Among Trish’s favorite clients are the students from the Virginia Department for the Blind and Visually Impaired School in Richmond. Local Lion’s Club member Jack Trotter, along with other local Lions come to assist this tour each year. “Many of the students are just learning to use their sticks and the terrain mix of grass, pavement and cobblestones can be overwhelming,” Trish says. Trish and David were honored to be invited to graduation ceremonies at the school.
Their company also takes PowerPoint presentations of their tours on the road and frequently present customized programs to family reunions of families with history connected to the area. “Often, elderly members are not able to walk very far, so we bring the tour to them,” Trish says. “We research connections to their family or to a particular state or location.”
Trish and David added the Civil War tour after she read the book, Defend This Old Town by Carol Kenttenburg Dobbs. “During the Civil War, Williamsburg was full of amazing single women. Their everyday stories are both funny and tragic.” Williamsburg was a closed city and considered a safe place, but food was scarce and many of the formerly prominent families became insolvent.
Trish says, “A visitor in 1870 noted that many houses had been torn down for kindling, firewood and bricks. Those who left their homes lost them. Union soldiers took what they wanted.”
Today, Trish notes, Colonial Williamsburg continues to evolve from its beginnings. “One of the things I like is that Colonial Williamsburg will change things as new historical records are unearthed.” She says some people like to take a tour before buying a ticket to Colonial Williamsburg, while others tour after visiting the historic buildings, summarizing the importance of what they have seen.
Trish says Williamsburg before Rockefeller was a pleasant 20th century town, as can be seen in the Harvard Archives film, shot in 1930. In 2014, a Colonial Williamsburg photographer videoed the same route. The two films can be seen side-by-side in the video, Williamsburg Then and Now which is available on YouTube. Local reaction to the restoration was mixed and Rockefeller was, after all, a Yankee. But as some local women were quoted, “Yes, but he’s our Yankee.”
By using stories such as this, Trish and David augment the mission of Colonial Williamsburg and the sharing of subsequent history. Trish is a lifelong learner and continues to research local history through letters, papers and journals, always looking for more stories. She is fascinated with the people of the area and stories of how they lived and she is equally interested in the people who join the tours. “My favorite part,” she says, “is that by the end of the tour, I have always learned something new.”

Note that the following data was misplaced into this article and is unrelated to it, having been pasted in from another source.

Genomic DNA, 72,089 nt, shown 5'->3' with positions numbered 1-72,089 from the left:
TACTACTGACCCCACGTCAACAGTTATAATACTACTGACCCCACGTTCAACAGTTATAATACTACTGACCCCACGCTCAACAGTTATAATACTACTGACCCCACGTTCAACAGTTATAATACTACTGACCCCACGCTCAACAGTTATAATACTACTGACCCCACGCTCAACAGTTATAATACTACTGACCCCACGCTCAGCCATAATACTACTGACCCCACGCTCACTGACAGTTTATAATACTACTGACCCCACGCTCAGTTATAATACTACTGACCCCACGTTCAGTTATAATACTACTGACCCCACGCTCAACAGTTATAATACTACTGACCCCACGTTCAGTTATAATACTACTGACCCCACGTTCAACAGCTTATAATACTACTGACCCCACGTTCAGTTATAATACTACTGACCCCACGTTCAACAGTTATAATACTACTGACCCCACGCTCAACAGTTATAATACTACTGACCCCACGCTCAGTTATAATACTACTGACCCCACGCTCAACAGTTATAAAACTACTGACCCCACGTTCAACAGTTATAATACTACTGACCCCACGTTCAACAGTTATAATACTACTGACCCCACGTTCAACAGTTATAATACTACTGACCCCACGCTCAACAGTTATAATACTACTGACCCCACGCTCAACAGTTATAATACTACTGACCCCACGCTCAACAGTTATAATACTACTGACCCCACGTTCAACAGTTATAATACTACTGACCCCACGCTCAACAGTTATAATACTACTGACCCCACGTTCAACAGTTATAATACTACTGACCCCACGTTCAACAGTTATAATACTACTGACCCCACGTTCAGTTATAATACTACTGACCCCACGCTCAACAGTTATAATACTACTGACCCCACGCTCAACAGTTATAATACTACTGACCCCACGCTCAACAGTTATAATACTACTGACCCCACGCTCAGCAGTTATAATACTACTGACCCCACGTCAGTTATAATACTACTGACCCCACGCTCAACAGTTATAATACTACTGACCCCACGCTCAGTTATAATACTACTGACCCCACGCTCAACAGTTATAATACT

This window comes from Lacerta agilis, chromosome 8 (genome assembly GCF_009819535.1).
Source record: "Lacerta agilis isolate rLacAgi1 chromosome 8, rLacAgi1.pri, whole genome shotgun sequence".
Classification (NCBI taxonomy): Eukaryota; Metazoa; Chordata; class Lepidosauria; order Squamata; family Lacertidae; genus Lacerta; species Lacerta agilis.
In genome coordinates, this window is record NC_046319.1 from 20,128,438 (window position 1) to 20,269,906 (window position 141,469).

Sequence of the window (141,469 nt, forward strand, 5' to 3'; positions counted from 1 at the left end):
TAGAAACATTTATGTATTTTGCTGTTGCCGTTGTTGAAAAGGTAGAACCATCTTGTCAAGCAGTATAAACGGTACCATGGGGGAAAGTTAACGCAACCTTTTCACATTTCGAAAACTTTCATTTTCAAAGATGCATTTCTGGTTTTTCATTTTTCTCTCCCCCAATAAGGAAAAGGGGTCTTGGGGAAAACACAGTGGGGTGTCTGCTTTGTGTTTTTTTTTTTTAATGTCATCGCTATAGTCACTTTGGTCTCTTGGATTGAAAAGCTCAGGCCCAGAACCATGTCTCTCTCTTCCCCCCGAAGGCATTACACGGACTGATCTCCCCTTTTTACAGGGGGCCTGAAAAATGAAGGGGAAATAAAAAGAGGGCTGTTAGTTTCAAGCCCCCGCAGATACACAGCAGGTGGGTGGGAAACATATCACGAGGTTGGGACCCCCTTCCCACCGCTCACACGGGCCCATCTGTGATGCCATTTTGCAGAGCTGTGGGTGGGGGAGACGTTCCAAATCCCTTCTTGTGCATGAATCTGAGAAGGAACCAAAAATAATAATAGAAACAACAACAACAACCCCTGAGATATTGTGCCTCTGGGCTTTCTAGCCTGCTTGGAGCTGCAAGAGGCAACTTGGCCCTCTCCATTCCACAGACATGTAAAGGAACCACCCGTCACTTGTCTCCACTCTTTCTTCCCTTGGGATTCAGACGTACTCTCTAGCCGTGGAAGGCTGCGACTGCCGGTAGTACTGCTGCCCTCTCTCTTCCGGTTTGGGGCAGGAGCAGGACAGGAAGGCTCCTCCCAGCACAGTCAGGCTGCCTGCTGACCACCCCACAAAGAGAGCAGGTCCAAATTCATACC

For Trish Thomas, lifelong learning about history is a passion. Today, she and David use their knowledge and enthusiasm to make history come alive for others.
Article written by Susan Williamson January 2020 edition of The Williamsburg Next Door Neighbor publication.
African American Soldiers And The Revolutionary War In Virginia
In November 1775, Lord Dunmore, the last royal Governor of Virginia signed a proclamation stating that any able bodied slave of a rebel master could run to his Royal Ethiopian regiment to fight the Americans and gain their freedom. Dunmore did not free the enslaved workers belonging to Loyalist Masters and he did not free his own slaves.
300 Enslaved African Americans Join Dunmore’s Army
Within a week of Dunmore signing the proclamation, over 300 enslaved workers ran to Norfolk, Virginia to join his army. The Patriots were terrified knowing their runaway slaves would now have guns. The Virginia Gazette advised slaves to “cling to your kind masters.” But in the end, around 800 runaway slaves fought in Dunmore’s Ethiopian Regiment. Their uniforms were emblazoned with the words, “Liberty to Slaves.”
The Attack On Great Bridge In Chesapeake Virginia
On November 15, Lord Dunmore called in his British troops to Kemp’s Landing to defend a large store of gunpowder that had been recently moved there from Norfolk. Militia companies from Princess Anne County, Virginia (present-day Virginia Beach) assembled to fight the British. Virginia’s inexperienced Militia fired too soon. Lord Dunmore’s disciplined regulars returned fire and most of the Patriot Militia scattered. This clear victory for the British made Lord Dunmore overconfident. He decided to attack the Patriots at Great Bridge (in present-day Chesapeake, Virginia.)
Early in the morning on December 10, 1775, The Royal Ethiopian regiment marched across the bridge with the other British troops. The British troops were within fifty feet of the Patriots who were hiding. The Patriots revealed themselves and fired rapidly, decimating the ranks, and the attack quickly turned into a panicked retreat. The battle lasted less than an hour. By the time it was over 100 British soldiers were dead or wounded. Lord Dunmore retreated to Norfolk and boarded his ships.